El Niño: what on earth will happen next? (March 19, 5:50pm - 6:30pm) — El Niño events are the largest causes of year-to-year climate variability on a global scale, bringing floods to some regions and droughts to others. Join Michael Davey as he explains the phenomenon, explores the impacts, and describes how maths helps us understand how they occur and evolve.
Einstein's legacy: 100 years of general relativity (March 19, 7:45pm - 9pm) — 2015 is the 100th anniversary of Albert Einstein's full formulation of the theory of general relativity. This research fundamentally changed our concepts of space and time. John D Barrow and Ulrich Sperhake from the University of Cambridge and Michael Kramer from Max Planck Institute for Radio Astronomy and University of Manchester will discuss Einstein's legacy. You can read more about Einstein and his theories on Plus. (This event is fully booked but limited tickets are available on the day.)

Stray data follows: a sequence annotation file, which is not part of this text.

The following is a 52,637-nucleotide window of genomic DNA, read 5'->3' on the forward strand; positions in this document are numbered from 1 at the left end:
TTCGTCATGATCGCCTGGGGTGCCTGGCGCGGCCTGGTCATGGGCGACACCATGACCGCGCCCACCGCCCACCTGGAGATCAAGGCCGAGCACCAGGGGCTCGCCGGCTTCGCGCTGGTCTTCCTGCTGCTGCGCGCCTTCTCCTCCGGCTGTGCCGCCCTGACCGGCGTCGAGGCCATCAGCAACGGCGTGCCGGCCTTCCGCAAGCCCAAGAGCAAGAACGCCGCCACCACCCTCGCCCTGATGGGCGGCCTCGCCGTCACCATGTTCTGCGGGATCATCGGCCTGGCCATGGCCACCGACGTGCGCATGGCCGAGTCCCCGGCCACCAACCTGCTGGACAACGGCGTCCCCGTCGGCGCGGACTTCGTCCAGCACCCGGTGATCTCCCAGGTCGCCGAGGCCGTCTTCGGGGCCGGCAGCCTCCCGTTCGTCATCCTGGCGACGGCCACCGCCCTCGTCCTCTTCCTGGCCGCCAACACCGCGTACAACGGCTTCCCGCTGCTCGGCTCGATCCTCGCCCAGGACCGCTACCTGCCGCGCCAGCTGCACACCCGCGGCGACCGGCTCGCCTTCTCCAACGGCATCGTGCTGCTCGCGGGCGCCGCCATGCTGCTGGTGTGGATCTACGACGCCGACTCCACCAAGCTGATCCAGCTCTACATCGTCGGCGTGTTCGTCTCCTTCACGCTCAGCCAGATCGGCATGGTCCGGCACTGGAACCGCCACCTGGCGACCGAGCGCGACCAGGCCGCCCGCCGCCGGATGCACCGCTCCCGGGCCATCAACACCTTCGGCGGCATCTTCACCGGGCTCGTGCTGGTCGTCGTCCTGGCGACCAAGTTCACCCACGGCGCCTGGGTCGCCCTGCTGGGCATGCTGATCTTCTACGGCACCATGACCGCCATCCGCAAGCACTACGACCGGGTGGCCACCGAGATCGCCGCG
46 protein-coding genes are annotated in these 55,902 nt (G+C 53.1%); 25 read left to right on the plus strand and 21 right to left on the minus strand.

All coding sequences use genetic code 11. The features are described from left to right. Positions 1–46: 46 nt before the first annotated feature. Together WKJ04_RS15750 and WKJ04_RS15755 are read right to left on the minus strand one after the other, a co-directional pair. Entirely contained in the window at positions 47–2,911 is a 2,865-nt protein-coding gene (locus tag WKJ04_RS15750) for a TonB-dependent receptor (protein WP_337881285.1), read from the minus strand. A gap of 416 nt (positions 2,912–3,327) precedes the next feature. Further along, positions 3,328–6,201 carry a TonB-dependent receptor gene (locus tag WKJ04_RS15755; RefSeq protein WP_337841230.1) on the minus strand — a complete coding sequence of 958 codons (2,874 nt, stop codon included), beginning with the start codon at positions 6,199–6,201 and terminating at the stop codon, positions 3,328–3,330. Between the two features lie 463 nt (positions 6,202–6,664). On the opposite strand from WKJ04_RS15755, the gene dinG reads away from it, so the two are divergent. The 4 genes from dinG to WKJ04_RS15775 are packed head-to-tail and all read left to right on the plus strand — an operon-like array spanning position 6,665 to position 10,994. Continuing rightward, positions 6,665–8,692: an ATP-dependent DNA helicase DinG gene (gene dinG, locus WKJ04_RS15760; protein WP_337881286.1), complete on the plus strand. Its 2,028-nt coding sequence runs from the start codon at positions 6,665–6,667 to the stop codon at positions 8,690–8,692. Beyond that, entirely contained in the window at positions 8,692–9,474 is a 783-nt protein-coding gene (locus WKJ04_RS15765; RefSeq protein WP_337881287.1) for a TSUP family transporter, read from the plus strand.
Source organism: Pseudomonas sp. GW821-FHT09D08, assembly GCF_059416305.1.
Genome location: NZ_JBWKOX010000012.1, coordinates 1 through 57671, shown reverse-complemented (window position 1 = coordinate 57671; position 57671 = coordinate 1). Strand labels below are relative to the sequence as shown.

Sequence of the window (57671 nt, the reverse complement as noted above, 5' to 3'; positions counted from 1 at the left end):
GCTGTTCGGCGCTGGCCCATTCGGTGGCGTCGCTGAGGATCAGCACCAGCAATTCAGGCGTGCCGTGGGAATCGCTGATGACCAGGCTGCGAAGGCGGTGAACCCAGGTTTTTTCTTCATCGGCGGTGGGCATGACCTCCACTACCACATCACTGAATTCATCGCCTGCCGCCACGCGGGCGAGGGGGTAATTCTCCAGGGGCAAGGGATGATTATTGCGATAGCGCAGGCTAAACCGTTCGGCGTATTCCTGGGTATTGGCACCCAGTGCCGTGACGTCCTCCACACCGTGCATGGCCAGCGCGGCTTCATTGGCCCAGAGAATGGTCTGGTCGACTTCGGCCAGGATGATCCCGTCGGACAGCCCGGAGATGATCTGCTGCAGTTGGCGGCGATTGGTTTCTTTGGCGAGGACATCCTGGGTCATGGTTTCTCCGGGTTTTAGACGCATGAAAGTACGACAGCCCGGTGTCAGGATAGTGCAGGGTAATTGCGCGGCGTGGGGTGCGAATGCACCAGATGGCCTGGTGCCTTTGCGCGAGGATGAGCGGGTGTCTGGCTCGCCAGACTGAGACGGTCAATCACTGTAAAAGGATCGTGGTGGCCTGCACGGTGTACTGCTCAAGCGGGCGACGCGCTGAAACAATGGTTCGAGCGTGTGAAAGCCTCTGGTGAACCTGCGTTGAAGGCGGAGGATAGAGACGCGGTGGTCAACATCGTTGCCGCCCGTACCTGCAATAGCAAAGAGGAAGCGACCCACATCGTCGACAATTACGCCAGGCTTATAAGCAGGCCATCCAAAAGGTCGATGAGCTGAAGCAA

Maths public open day (March 21, 12noon - 4pm) — Come and visit the home of Plus! From Isaac Newton onwards, Cambridge has been associated with some of the most famous mathematicians in history. Modern mathematicians and theoretical physicists work on everything from the Big Bang to prime numbers, fluid dynamics or investigating the spread of disease. Join the Plus editors, as well as students and staff from the Faculty of Mathematics, to explore the excitement of mathematics and theoretical physics through hands on activities, demonstrations and displays.